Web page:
Last updated: 2022-11-01

Checks: 2 0

Knit directory: dgrp-starve/

This reproducible R Markdown analysis was created with workflowr (version 1.7.0). The Checks tab describes the reproducibility checks that were applied when the results were created. The Past versions tab lists the development history.

Great! Since the R Markdown file has been committed to the Git repository, you know the exact version of the code that produced these results.

Great! You are using Git for version control. Tracking code development and connecting the code version to the results is critical for reproducibility.

The results in this page were generated with repository version b32ebcc. See the Past versions tab to see a history of the changes made to the R Markdown and HTML files.

Note that you need to be careful to ensure that all relevant files for the analysis have been committed to Git prior to generating the results (you can use wflow_publish or wflow_git_commit). workflowr only checks the R Markdown file, but you know if there are other scripts or data files that it depends on. Below is the status of the Git repository when the results were generated:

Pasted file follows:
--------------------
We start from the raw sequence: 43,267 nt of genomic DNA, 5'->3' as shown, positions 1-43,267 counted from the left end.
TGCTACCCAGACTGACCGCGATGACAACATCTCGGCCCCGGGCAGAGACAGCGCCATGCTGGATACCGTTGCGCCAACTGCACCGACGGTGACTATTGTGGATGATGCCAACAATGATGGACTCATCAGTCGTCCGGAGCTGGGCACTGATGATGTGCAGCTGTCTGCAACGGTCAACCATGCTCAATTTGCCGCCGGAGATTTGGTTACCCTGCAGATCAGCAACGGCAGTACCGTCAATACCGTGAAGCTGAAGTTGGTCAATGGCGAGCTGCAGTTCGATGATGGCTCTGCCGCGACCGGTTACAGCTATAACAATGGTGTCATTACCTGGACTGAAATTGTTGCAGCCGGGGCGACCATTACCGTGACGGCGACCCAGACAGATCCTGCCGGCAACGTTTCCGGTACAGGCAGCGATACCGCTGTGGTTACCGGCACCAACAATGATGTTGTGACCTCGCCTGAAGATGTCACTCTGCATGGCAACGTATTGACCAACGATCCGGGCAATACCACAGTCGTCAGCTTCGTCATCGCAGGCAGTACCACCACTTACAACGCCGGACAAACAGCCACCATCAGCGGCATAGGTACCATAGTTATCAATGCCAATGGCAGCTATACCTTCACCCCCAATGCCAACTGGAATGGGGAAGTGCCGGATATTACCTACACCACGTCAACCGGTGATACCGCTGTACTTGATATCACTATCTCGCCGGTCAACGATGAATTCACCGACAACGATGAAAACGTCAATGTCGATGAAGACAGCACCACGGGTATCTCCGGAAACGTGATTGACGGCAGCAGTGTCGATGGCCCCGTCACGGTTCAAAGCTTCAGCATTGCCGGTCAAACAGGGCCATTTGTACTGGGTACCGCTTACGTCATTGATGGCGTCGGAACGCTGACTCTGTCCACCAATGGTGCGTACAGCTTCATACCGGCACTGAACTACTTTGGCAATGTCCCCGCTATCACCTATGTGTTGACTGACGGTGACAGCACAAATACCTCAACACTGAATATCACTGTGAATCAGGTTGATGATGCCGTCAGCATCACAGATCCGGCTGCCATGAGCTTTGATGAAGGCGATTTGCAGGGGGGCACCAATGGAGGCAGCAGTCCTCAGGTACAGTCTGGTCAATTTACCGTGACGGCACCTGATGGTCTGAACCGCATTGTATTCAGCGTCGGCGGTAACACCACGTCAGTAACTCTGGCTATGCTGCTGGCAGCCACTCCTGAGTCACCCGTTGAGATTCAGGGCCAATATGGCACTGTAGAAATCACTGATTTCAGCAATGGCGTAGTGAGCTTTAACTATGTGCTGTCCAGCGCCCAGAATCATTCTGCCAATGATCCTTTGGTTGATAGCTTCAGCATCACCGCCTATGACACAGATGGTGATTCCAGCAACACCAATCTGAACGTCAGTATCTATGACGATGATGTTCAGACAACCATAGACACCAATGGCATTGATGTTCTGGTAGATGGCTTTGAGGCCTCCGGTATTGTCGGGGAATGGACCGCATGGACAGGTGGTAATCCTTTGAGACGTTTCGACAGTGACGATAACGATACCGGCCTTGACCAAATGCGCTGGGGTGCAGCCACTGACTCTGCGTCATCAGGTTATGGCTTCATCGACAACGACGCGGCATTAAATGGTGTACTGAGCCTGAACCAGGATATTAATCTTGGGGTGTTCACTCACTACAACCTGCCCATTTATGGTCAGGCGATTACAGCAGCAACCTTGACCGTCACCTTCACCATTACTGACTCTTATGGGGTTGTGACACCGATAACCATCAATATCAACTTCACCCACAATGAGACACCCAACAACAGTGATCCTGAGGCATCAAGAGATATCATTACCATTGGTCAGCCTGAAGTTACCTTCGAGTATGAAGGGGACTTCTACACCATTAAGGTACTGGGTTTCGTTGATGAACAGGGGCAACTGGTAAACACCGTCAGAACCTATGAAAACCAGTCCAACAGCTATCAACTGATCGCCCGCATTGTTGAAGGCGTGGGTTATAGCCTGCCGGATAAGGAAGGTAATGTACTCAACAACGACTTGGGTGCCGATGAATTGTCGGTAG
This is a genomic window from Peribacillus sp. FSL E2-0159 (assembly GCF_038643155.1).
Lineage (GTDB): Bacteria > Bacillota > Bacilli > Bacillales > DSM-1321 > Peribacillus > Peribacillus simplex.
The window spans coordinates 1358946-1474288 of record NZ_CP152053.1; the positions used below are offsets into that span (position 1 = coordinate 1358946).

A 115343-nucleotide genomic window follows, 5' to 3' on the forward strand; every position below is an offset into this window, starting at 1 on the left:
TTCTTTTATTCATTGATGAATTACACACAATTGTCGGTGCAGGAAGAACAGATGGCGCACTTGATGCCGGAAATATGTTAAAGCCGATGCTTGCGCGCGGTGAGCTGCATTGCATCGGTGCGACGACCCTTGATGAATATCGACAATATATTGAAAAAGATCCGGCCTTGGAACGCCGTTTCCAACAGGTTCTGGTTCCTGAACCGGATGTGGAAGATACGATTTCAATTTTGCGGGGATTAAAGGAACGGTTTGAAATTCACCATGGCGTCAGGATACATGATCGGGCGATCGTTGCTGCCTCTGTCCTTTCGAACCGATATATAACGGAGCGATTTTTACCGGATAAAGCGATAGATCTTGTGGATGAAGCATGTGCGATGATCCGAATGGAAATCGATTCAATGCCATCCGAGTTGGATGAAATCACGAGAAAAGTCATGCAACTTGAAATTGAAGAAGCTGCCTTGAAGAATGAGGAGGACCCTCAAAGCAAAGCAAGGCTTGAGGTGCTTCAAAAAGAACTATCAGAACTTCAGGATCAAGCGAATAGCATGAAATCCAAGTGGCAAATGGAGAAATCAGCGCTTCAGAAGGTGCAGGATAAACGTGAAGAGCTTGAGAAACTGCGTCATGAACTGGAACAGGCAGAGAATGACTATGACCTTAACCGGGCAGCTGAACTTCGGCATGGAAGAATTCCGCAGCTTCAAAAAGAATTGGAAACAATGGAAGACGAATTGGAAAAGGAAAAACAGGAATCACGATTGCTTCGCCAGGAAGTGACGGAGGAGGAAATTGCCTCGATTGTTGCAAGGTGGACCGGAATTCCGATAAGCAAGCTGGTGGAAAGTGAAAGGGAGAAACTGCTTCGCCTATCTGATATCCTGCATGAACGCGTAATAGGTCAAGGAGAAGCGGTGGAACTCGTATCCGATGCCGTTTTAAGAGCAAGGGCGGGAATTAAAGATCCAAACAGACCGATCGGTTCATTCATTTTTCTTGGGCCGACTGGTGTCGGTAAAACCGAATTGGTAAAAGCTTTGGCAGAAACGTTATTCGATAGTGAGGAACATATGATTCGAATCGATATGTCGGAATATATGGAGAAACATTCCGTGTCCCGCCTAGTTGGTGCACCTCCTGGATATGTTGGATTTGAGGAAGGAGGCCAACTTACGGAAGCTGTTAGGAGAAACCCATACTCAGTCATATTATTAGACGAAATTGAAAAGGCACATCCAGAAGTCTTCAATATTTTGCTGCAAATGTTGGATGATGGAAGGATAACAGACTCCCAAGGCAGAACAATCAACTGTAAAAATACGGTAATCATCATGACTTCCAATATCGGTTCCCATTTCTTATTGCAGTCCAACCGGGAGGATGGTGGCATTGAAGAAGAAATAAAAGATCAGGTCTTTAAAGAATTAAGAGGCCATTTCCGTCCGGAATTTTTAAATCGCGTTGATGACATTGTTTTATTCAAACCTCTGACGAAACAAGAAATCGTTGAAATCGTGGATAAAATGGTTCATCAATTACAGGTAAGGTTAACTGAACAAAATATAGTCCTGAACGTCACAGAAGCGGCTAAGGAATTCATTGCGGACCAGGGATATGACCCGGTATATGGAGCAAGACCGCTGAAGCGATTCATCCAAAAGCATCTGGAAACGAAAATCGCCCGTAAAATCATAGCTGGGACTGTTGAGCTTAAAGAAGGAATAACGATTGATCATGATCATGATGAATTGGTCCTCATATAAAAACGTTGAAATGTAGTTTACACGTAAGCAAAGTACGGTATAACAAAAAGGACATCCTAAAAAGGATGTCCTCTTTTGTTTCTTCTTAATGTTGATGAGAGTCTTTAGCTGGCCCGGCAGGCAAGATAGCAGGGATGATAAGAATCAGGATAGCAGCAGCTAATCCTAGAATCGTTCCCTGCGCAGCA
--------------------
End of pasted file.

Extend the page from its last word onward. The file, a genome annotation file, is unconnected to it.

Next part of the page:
Untracked files:
    Untracked:  .Rprofile
    Untracked:  .gitattributes
    Untracked:  .gitignore
    Untracked:  _workflowr.yml
    Untracked:  analysis/
    Untracked:  code/
    Untracked:  data/
    Untracked:  dgrp-starve.Rproj
    Untracked:  output/

Unstaged changes:
    Deleted:    Summary.png
    Deleted:    Summary2.png
    Deleted:    diffComp.R
    Deleted:    eqtl-analysis.R
    Deleted:    qtl-starve.R
    Deleted:    rMechanics.R
    Deleted:    starveAll.csv
    Deleted:    starveDiff.csv
    Deleted:    starveF.csv
    Deleted:    starveM.csv

Note that any generated files, e.g. HTML, png, CSS, etc., are not included in this status report because it is ok for generated content to have uncommitted changes.

There are no past versions. Publish this analysis with wflow_publish() to start tracking its development.

What license are you using for your code? See for help deciding. It’s a convention to save a file LICENSE in the root of your Git repo that contains the license text.

What license are you using for the written content on your site? It is traditional to choose a Creative Commons license for this type of content.

How should others cite your work? It’s a convention to save a file CITATION in the root of your Git repo that contains the citation information.